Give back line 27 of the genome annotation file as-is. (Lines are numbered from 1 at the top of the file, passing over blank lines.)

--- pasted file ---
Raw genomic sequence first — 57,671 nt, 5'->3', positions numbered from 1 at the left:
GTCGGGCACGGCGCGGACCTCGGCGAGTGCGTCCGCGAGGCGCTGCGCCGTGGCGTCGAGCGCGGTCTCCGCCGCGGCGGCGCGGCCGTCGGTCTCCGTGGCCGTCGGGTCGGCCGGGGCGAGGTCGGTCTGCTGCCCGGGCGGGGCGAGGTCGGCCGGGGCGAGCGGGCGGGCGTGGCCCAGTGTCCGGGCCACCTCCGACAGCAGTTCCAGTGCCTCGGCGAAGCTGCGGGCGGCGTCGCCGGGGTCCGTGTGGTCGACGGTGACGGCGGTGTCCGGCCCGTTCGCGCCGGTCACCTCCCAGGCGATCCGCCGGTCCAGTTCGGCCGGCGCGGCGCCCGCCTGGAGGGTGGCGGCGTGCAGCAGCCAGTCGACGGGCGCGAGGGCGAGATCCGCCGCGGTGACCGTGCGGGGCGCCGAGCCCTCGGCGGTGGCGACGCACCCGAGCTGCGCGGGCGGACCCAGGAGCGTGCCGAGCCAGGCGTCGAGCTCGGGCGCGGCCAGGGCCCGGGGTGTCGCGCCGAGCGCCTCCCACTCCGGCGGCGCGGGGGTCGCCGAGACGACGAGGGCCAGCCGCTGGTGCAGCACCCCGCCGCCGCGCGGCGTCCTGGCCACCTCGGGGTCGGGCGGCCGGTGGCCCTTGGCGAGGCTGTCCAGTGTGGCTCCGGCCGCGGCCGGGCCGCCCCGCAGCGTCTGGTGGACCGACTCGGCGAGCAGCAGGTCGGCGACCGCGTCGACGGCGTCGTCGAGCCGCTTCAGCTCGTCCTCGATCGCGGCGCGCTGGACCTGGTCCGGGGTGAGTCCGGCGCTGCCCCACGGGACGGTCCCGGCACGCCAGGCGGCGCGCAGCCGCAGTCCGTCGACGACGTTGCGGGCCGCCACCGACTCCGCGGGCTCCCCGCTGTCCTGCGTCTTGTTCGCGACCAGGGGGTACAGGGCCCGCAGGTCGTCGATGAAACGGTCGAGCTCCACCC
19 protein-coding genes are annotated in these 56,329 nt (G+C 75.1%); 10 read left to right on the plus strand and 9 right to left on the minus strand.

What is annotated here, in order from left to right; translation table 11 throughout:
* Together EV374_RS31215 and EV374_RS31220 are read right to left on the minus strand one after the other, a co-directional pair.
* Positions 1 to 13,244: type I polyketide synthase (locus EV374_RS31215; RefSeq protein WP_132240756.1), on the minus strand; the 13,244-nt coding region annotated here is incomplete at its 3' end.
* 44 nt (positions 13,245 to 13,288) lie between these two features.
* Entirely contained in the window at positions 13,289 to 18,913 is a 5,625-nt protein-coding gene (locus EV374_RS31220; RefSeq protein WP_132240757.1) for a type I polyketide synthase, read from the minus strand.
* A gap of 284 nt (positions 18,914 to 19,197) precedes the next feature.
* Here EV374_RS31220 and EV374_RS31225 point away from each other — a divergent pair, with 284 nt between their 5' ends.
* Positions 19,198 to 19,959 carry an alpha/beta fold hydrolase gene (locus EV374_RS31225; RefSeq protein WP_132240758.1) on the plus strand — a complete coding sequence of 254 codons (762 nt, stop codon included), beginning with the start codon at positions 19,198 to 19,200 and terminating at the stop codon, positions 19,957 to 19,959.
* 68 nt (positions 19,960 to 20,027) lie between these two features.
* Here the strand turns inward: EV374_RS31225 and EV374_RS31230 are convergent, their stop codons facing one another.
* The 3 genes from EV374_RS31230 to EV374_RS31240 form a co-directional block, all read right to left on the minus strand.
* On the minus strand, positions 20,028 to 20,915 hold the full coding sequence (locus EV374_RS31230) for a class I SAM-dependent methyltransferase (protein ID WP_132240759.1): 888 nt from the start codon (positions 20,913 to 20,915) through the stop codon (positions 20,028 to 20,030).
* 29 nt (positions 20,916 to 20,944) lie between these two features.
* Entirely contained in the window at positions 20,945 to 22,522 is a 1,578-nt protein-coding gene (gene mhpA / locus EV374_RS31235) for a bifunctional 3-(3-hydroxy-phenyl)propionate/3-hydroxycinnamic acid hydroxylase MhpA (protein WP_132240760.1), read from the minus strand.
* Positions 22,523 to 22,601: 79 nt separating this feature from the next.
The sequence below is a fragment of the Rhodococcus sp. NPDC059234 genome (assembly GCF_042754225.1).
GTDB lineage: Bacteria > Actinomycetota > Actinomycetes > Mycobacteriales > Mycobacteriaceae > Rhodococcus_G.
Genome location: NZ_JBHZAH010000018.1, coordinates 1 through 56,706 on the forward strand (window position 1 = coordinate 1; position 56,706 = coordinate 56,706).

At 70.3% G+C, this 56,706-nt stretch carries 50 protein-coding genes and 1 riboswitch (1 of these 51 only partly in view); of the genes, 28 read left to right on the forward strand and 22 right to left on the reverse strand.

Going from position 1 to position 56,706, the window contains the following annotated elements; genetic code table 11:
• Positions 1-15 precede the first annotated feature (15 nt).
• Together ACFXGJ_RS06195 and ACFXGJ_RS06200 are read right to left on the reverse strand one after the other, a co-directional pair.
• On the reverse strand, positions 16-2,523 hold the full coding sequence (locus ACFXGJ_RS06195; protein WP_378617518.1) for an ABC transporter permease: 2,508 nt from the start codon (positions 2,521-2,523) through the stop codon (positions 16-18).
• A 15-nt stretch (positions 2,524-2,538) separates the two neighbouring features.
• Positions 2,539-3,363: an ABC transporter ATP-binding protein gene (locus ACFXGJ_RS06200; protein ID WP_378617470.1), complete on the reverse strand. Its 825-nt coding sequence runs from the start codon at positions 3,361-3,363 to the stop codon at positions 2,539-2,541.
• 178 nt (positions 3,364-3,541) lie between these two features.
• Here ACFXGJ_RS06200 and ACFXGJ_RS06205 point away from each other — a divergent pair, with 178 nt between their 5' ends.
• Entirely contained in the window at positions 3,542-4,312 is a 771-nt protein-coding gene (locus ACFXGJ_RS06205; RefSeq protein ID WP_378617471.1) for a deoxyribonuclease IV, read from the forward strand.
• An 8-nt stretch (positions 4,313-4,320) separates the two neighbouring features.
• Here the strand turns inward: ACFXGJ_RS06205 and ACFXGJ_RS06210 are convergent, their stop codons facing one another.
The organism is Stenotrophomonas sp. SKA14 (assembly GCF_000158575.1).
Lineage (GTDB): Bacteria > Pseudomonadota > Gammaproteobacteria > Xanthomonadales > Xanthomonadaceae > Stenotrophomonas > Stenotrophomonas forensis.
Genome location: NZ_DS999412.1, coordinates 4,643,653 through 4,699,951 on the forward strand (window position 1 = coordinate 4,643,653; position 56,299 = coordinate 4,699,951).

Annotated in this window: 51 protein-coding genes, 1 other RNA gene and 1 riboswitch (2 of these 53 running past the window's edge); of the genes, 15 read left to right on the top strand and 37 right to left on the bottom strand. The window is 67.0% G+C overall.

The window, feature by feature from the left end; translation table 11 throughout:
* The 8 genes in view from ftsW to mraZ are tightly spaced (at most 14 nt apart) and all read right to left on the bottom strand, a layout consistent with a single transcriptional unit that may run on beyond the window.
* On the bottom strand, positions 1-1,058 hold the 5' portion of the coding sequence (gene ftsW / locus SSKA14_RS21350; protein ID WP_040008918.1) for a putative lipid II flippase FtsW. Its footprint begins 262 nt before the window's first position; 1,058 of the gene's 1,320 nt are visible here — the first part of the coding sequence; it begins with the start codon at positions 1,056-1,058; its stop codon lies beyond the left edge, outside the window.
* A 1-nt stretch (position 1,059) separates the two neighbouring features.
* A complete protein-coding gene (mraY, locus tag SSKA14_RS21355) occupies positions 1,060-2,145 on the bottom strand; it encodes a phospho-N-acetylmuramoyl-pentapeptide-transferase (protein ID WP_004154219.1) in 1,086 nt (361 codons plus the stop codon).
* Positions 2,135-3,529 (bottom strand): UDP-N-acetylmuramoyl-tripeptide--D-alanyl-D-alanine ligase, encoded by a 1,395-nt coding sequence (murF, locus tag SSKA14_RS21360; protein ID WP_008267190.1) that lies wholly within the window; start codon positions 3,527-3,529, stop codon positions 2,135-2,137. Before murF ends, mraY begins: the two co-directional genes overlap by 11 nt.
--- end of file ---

• A 15-nt stretch (positions 2,524-2,538) separates the two neighbouring features.